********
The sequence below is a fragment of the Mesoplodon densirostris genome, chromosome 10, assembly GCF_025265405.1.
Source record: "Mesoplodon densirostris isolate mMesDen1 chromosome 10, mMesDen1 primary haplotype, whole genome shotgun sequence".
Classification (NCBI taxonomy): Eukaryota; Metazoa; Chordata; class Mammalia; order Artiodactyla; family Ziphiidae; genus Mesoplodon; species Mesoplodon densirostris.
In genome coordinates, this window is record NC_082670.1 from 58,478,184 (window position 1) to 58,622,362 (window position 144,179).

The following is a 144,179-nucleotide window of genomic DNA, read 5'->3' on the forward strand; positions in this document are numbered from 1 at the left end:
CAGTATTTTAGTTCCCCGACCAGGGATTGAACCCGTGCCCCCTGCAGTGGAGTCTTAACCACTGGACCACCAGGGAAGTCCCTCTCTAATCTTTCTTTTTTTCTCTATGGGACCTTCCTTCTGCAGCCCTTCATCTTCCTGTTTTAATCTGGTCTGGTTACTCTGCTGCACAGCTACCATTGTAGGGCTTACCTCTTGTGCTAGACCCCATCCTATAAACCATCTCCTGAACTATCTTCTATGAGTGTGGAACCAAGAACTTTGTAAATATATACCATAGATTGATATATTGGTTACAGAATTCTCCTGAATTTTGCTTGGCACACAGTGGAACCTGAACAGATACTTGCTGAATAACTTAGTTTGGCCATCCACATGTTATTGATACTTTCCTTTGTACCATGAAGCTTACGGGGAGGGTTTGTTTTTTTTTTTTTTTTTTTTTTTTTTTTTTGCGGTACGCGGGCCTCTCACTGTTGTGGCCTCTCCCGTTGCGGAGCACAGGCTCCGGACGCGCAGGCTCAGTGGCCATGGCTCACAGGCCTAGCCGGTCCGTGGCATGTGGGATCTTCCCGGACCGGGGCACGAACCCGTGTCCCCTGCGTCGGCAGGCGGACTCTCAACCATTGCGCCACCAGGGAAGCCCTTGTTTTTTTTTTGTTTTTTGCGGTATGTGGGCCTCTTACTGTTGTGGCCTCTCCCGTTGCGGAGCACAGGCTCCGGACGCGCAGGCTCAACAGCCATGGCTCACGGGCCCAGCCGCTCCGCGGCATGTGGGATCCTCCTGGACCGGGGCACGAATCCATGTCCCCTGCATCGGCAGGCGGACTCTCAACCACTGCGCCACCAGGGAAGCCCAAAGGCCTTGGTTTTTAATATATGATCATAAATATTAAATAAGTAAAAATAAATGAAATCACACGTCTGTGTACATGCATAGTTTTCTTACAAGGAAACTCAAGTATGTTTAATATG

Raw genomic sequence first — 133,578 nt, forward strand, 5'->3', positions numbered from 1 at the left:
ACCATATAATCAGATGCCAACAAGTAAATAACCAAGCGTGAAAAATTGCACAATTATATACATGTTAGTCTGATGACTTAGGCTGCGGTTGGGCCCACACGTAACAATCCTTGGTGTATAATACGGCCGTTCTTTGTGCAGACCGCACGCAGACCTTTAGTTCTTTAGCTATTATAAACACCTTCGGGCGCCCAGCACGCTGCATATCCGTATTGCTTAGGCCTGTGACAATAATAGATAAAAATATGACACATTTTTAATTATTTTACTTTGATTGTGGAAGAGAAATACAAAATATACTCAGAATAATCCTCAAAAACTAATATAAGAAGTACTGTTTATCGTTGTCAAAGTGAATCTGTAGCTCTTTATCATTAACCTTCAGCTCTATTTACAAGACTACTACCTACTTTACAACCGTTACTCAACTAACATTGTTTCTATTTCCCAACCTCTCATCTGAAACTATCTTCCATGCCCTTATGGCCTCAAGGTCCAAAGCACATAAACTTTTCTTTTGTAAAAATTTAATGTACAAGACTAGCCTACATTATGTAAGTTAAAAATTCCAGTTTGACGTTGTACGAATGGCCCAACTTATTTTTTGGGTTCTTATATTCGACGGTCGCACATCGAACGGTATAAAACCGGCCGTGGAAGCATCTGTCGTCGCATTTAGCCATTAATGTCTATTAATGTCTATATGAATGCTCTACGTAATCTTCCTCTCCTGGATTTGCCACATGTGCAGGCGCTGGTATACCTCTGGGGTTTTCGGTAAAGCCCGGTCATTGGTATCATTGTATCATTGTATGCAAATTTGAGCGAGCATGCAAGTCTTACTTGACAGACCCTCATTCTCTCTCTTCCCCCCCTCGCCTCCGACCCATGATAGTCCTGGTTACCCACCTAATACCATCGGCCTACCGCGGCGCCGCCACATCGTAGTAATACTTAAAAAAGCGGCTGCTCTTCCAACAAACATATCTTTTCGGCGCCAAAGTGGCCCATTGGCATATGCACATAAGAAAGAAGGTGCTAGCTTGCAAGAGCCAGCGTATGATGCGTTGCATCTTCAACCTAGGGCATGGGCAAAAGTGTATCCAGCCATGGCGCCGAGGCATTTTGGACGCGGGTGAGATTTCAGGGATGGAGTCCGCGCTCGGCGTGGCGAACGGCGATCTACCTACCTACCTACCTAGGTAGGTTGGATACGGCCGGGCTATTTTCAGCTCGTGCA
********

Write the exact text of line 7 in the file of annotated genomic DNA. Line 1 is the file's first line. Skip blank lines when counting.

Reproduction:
Raw genomic sequence first — 133,578 nt, forward strand, 5'->3', positions numbered from 1 at the left: